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Paul Robeson was a famous African-American singer, actor, civil rights activist, and star athlete. He was known for his theatrical success, political activism, and his participation in the Harlem Renaissance.
See the fact file below for more information on the Paul Robeson or alternatively, you can download our 23-page Paul Robeson worksheet pack to utilise within the classroom or home environment.
Key Facts & Information
Early Life and Education
- Paul Leroy Robeson was born on April 9, 1898 in Princeton, New Jersey.
- He was the youngest of five children of Reverend William Drew Robeson, who was a former slave, and Maria Louisa Bustill, who was born into an abolitionist Quaker family.
- In 1915, Robeson became the third African-American student to enroll at Rutgers University, in New Brunswick, New Jersey.
- He was the only black student in his batch.
- He received a four-year scholarship in college and became a two-time All-American football player.
- He became a member of Phi Beta Kappa.
- He graduated as class valedictorian and moved to Harlem after graduation.
- From 1919 to 1923, Robeson attended Columbia Law School, where he met his wife Eslanda Cardozo Goode, the first African-American woman to be the head of a pathology laboratory in New York.
Acting and Singing Career
- Robeson briefly worked for a law firm but eventually left because of racism and pursued theater and music instead.
- Using his artistic and musical talents, Robeson began to promote African-American culture through his performances.
- He joined New York-based theater group Provincetown Players, and got a role in the play All God’s Chillun Got Wings by Eugene O’Neill in 1924.
- He next starred in the title role of The Emperor Jones in the play’s 1925 revival in New York and London.
- The Emperor Jones was adapted for a feature film in 1933 starring Paul Robeson.
- Besides his acting skills, Robeson had exceptional bass-baritone vocal talent.
- He performed his first vocal recital of Black Spirituals in 1925.
- One of the highlights in Robeson’s career was his role as “Joe” in the musical play Show Boat where his rendition “Ol’ Man River” is still considered the top standard now.
- He earned international praise for his performance of the title role in Othello in London in 1930 and on Broadway in 1943.
- He was the first African-American to star as Othello on Broadway.
- He continued to use his unique baritone voice to benefit social and labor movements and promote African culture.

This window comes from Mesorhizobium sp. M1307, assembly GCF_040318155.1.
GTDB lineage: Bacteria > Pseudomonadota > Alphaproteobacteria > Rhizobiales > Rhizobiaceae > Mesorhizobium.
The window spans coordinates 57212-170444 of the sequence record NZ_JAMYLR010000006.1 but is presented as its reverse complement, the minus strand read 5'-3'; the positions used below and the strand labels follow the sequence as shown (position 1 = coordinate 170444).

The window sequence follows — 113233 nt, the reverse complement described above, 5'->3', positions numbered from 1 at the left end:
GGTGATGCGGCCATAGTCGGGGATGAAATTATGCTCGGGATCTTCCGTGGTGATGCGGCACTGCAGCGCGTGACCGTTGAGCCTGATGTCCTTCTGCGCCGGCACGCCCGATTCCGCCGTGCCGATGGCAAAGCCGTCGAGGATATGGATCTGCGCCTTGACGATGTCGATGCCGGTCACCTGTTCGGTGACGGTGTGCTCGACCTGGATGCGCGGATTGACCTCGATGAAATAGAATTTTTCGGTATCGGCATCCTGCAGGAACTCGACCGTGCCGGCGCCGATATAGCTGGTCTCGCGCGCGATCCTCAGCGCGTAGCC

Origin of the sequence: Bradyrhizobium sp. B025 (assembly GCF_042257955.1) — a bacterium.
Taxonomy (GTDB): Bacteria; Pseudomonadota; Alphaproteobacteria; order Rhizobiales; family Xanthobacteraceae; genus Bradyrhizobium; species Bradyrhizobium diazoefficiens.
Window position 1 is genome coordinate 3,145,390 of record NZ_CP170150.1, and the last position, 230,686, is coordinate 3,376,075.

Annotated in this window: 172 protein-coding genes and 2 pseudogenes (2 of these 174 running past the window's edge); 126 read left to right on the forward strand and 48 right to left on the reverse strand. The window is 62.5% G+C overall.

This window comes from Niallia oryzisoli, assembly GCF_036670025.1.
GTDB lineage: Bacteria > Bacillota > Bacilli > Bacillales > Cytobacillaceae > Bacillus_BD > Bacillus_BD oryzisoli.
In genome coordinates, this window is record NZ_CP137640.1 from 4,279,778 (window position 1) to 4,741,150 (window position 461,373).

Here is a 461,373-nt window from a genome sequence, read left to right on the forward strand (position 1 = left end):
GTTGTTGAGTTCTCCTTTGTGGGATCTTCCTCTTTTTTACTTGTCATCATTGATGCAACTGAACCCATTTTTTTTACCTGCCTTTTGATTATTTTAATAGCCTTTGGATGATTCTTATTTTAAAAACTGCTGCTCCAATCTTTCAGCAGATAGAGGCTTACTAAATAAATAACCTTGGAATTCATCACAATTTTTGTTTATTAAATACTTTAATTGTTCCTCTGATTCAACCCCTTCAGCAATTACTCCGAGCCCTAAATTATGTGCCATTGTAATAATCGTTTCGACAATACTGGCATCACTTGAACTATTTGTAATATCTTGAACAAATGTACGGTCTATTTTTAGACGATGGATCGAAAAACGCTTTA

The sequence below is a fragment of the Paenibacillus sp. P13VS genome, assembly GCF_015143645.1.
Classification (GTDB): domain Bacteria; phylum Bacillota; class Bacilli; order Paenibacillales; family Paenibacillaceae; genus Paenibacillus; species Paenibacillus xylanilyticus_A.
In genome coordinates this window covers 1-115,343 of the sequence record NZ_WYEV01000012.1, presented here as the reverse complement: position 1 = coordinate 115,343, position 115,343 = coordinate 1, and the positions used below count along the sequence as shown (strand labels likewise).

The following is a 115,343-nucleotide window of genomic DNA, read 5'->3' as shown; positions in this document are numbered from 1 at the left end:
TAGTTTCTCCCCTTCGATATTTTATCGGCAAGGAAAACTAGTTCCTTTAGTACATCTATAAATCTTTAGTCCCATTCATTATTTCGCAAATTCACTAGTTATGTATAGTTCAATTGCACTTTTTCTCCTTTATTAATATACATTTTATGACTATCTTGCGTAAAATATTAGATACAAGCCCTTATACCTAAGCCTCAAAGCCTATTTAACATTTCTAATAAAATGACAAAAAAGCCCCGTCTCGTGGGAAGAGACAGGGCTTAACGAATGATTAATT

- He sang for peace and social justice and toured throughout the United States, Europe, Africa, and the Soviet Bloc.
- In 1933, he donated the proceeds of “All God’s Chillun Got Wings” to Jewish refugees fleeing Germany at the time of Hitler.
- Following the outbreak of the World War II, he premiered in Earl Robinson’s Ballad for Americans in 1939.
- Robeson also acted in films, namely Sanders of the River (1935), Show Boat (1936), Song of Freedom (1936), and The Proud Valley (1940) with special appearances in the documentary Native Land (1942) and the film Tales of Manhattan (1942).
- As Robeson’s social and political awareness increased, he visited the Soviet Union in 1934.
- He developed leftist convictions.
- During the 1940s, Robeson’s international performing career was partnered with his political activism.
- He was active in advocating for peace and civil rights. He openly spoke out against racism.
- He performed and spoke at rallies and conferences in support of organized labor.
- In 1945, he was the head of an organization that urged President Truman to support an anti-lynching law.
- In 1950, the US State Department revoked his passport because he declined signing an affidavit denying membership in the Communist Party.
- He also got blacklisted after he appeared before the Joseph McCarthy’s House Un-American Activities Committee.
- Robeson moved to Europe and traveled in countries in the Soviet Union.
- He got his passport back in June 1958 and returned to the United States in 1963.
Honors and Awards
- In 1945, Robeson was awarded the NAACP’s Spingarn medal.
- In 1978, the United Nations General Assembly posthumously awarded Robeson’s efforts to end apartheid in South Africa.
- In 1995, he was inducted into the College Football Hall of Fame.
- He was awarded a Lifetime Achievement Grammy Award on the 100th year of his birth.
- You can see his star on the Hollywood Walk of Fame.
Autobiography and Death
- Robeson’s autobiography entitled Here I Stand was published in 1958.
- Robeson went on his last concert tour to New Zealand and Australia in 1960.
- He retired in 1963 due to ill health and began to live privately.
- At 77 years old, Robeson died on January 23, 1976 in Philadelphia.
Paul Robeson Worksheets
This is a fantastic bundle which includes everything you need to know about Paul Robeson across 23 in-depth pages. These are ready-to-use Paul Robeson worksheets that are perfect for teaching students about Paul Robeson who was a famous African-American singer, actor, civil rights activist, and star athlete. He was known for his theatrical success, political activism, and his participation in the Harlem Renaissance.
Complete List Of Included Worksheets
- Paul Robeson Facts
- Fact List
- Paul in Film
- Name Significance
- International Acclaim
- Famous Baritone
- Popular Artists
- Paul Goes Political
- Word Search
- Words of Wisdom
- Brief Summary
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Link will appear as Paul Robeson Facts & Worksheets: https://kidskonnect.com - KidsKonnect, February 5, 2019
Use With Any Curriculum
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